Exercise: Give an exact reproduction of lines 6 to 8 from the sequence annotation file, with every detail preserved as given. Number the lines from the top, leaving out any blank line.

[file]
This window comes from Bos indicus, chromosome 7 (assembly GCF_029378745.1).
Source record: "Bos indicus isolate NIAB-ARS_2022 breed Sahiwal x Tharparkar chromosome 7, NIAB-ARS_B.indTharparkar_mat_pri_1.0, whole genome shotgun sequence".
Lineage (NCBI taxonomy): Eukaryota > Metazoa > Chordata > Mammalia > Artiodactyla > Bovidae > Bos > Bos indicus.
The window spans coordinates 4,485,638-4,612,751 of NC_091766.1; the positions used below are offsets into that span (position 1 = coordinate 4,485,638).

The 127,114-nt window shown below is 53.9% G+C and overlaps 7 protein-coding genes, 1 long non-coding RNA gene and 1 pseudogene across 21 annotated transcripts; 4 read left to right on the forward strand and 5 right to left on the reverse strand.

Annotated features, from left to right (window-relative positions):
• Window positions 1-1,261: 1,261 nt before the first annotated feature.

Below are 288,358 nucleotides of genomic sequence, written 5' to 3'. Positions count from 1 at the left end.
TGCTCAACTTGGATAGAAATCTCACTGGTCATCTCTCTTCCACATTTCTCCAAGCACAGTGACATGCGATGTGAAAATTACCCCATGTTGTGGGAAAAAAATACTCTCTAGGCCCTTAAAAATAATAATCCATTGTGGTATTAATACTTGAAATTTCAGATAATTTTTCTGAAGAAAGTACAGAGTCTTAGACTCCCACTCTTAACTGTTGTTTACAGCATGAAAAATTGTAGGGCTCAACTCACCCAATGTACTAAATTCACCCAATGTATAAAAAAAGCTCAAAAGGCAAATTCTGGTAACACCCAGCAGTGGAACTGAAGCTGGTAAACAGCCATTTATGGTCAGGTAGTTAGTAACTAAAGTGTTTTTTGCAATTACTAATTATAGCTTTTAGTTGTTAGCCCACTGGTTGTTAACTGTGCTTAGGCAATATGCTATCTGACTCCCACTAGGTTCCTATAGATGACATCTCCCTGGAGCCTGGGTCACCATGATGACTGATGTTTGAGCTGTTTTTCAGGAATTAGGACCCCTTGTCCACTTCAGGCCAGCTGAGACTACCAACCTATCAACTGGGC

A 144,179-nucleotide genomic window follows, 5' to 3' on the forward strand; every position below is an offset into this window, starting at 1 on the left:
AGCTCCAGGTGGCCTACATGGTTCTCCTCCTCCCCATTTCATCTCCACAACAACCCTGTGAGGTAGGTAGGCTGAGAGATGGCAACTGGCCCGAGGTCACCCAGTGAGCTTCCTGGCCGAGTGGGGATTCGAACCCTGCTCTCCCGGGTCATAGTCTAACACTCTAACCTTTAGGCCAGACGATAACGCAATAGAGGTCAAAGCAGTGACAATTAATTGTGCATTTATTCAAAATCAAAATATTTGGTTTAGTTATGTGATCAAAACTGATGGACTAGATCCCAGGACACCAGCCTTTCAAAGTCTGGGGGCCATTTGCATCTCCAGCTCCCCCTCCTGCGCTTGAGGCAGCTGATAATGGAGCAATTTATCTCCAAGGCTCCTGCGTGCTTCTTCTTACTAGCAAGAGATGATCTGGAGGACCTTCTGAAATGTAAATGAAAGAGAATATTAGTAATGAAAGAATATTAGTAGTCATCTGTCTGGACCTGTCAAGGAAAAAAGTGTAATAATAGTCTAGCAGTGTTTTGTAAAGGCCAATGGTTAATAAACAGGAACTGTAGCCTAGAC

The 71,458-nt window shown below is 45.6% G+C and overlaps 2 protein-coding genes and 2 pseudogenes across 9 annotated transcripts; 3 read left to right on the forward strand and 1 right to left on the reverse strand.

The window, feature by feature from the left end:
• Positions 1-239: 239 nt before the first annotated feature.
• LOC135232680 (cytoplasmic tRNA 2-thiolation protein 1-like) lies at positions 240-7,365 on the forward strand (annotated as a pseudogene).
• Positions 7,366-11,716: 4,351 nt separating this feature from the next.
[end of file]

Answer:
Annotated features, from left to right (window-relative positions):
• Window positions 1-1,261: 1,261 nt before the first annotated feature.

Below are 288,358 nucleotides of genomic sequence, written 5' to 3'. Positions count from 1 at the left end.